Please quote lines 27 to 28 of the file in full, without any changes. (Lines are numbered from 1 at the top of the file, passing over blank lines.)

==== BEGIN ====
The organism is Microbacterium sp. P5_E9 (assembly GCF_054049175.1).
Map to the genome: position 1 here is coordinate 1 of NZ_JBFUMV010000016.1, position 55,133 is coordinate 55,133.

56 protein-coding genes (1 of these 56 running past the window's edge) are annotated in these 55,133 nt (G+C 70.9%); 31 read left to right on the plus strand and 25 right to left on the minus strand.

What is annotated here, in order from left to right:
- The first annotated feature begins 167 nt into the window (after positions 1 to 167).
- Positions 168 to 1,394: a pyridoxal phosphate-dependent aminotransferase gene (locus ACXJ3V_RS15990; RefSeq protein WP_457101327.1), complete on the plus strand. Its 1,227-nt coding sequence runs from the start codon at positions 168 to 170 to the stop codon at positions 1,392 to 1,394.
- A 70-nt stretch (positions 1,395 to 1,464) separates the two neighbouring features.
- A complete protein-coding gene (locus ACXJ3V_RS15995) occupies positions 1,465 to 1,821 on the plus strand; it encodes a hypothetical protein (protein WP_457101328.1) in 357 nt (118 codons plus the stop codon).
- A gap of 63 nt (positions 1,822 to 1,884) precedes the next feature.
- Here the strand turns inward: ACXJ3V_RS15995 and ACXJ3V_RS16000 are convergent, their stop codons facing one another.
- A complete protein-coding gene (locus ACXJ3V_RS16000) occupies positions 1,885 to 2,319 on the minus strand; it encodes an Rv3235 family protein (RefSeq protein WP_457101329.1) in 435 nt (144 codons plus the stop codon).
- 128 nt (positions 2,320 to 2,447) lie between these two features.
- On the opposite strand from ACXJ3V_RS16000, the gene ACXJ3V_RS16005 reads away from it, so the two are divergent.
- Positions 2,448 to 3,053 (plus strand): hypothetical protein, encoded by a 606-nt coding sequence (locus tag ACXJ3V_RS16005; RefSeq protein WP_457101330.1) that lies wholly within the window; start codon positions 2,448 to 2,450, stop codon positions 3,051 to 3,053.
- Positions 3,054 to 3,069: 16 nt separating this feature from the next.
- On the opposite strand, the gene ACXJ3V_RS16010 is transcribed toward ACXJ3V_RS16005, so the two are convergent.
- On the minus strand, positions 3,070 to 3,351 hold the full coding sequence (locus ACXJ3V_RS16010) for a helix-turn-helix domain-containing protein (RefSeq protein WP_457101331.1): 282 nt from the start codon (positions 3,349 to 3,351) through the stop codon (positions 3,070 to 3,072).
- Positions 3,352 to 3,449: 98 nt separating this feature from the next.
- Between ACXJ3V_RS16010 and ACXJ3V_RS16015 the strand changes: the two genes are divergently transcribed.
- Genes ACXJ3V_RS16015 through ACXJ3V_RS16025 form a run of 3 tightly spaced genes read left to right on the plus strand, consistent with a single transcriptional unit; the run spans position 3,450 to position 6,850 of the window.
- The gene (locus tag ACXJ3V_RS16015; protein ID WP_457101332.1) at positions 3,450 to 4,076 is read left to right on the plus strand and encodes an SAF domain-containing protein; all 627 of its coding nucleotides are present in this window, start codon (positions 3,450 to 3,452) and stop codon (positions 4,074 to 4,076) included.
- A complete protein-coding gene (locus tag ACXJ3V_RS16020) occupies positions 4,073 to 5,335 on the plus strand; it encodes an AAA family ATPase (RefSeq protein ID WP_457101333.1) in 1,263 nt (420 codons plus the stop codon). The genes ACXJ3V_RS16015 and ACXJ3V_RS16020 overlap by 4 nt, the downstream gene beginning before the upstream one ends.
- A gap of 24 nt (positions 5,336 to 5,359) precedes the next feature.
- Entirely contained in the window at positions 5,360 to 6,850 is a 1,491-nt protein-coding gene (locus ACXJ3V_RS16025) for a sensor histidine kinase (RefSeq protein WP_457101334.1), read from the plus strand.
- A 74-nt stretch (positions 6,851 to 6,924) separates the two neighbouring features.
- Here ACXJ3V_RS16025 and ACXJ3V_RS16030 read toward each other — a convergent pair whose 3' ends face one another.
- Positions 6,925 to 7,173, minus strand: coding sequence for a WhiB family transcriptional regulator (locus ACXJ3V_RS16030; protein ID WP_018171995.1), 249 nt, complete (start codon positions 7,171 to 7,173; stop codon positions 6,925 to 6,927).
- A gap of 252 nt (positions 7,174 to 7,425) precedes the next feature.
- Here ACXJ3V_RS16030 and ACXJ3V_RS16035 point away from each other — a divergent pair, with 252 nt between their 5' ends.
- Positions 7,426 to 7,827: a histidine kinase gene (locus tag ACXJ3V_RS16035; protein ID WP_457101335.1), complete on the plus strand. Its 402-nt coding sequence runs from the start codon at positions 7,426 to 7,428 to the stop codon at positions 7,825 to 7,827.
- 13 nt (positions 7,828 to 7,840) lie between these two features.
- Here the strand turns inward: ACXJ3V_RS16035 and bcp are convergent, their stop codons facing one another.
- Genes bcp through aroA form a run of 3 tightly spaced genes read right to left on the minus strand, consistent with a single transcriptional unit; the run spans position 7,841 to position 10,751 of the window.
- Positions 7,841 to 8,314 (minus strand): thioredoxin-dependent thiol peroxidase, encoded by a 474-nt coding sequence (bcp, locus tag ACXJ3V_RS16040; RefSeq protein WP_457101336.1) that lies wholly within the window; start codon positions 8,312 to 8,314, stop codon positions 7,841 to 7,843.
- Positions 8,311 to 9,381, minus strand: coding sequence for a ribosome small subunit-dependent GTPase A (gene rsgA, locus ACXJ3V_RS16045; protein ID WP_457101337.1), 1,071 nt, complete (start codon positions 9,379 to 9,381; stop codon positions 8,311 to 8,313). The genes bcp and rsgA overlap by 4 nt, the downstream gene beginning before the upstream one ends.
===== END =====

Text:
- Positions 6,925 to 7,173, minus strand: coding sequence for a WhiB family transcriptional regulator (locus ACXJ3V_RS16030; protein ID WP_018171995.1), 249 nt, complete (start codon positions 7,171 to 7,173; stop codon positions 6,925 to 6,927).
- A gap of 252 nt (positions 7,174 to 7,425) precedes the next feature.